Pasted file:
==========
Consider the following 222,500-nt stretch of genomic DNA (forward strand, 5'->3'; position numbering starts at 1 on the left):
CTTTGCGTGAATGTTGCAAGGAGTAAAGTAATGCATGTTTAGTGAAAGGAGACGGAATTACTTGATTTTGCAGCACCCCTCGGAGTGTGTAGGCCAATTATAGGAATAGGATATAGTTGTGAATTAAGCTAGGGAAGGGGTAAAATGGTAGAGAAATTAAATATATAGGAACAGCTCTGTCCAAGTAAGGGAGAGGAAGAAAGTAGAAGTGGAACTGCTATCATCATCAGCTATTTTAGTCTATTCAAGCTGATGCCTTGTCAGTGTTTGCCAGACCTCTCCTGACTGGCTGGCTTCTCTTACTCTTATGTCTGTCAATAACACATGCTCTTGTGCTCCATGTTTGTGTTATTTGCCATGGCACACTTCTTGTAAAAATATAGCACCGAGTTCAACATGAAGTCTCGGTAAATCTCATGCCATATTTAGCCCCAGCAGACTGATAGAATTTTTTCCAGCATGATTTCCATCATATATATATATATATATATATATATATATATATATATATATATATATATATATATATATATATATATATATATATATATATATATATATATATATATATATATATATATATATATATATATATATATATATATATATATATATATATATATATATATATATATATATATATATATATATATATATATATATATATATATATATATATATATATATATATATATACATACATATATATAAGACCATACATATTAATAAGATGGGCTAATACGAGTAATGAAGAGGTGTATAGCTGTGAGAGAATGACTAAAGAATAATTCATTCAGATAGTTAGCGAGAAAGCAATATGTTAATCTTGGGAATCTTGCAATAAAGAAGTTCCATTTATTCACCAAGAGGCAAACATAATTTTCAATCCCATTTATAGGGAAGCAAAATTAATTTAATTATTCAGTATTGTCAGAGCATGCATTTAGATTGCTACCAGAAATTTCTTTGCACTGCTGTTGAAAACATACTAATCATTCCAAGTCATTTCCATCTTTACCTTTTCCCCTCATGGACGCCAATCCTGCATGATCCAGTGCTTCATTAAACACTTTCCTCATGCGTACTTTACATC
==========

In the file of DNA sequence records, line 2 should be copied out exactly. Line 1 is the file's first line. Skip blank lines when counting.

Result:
CTTTGCGTGAATGTTGCAAGGAGTAAAGTAATGCATGTTTAGTGAAAGGAGACGGAATTACTTGATTTTGCAGCACCCCTCGGAGTGTGTAGGCCAATTATAGGAATAGGATATAGTTGTGAATTAAGCTAGGGAAGGGGTAAAATGGTAGAGAAATTAAATATATAGGAACAGCTCTGTCCAAGTAAGGGAGAGGAAGAAAGTAGAAGTGGAACTGCTATCATCATCAGCTATTTTAGTCTATTCAAGCTGATGCCTTGTCAGTGTTTGCCAGACCTCTCCTGACTGGCTGGCTTCTCTTACTCTTATGTCTGTCAATAACACATGCTCTTGTGCTCCATGTTTGTGTTATTTGCCATGGCACACTTCTTGTAAAAATATAGCACCGAGTTCAACATGAAGTCTCGGTAAATCTCATGCCATATTTAGCCCCAGCAGACTGATAGAATTTTTTCCAGCATGATTTCCATCATATATATATATATATATATATATATATATATATATATATATATATATATATATATATATATATATATATATATATATATATATATATATATATATATATATATATATATATATATATATATATATATATATATATATATATATATATATATATATATATATATATATATATATATATATATATATATATATATATATATATATATATATATATATATATATATACATACATATATATAAGACCATACATATTAATAAGATGGGCTAATACGAGTAATGAAGAGGTGTATAGCTGTGAGAGAATGACTAAAGAATAATTCATTCAGATAGTTAGCGAGAAAGCAATATGTTAATCTTGGGAATCTTGCAATAAAGAAGTTCCATTTATTCACCAAGAGGCAAACATAATTTTCAATCCCATTTATAGGGAAGCAAAATTAATTTAATTATTCAGTATTGTCAGAGCATGCATTTAGATTGCTACCAGAAATTTCTTTGCACTGCTGTTGAAAACATACTAATCATTCCAAGTCATTTCCATCTTTACCTTTTCCCCTCATGGACGCCAATCCTGCATGATCCAGTGCTTCATTAAACACTTTCCTCATGCGTACTTTACATC